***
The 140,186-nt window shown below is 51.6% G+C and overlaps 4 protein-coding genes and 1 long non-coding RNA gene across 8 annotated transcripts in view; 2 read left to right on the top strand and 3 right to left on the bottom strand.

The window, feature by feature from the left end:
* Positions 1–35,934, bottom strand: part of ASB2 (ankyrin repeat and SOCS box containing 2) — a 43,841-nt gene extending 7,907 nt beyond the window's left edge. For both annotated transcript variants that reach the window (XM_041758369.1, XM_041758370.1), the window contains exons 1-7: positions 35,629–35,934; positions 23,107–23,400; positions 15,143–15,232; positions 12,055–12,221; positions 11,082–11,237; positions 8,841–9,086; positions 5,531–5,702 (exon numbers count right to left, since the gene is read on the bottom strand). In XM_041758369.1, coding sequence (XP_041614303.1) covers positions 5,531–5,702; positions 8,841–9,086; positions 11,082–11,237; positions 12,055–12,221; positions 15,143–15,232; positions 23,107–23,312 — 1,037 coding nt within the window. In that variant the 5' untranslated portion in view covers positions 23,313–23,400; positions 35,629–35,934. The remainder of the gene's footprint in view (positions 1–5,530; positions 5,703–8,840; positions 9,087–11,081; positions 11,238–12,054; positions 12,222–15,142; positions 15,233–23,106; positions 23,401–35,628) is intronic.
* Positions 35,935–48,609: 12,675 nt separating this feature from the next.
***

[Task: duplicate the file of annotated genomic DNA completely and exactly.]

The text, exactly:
The 140,186-nt window shown below is 51.6% G+C and overlaps 4 protein-coding genes and 1 long non-coding RNA gene across 8 annotated transcripts in view; 2 read left to right on the top strand and 3 right to left on the bottom strand.

The window, feature by feature from the left end:
* Positions 1–35,934, bottom strand: part of ASB2 (ankyrin repeat and SOCS box containing 2) — a 43,841-nt gene extending 7,907 nt beyond the window's left edge. For both annotated transcript variants that reach the window (XM_041758369.1, XM_041758370.1), the window contains exons 1-7: positions 35,629–35,934; positions 23,107–23,400; positions 15,143–15,232; positions 12,055–12,221; positions 11,082–11,237; positions 8,841–9,086; positions 5,531–5,702 (exon numbers count right to left, since the gene is read on the bottom strand). In XM_041758369.1, coding sequence (XP_041614303.1) covers positions 5,531–5,702; positions 8,841–9,086; positions 11,082–11,237; positions 12,055–12,221; positions 15,143–15,232; positions 23,107–23,312 — 1,037 coding nt within the window. In that variant the 5' untranslated portion in view covers positions 23,313–23,400; positions 35,629–35,934. The remainder of the gene's footprint in view (positions 1–5,530; positions 5,703–8,840; positions 9,087–11,081; positions 11,238–12,054; positions 12,222–15,142; positions 15,233–23,106; positions 23,401–35,628) is intronic.
* Positions 35,935–48,609: 12,675 nt separating this feature from the next.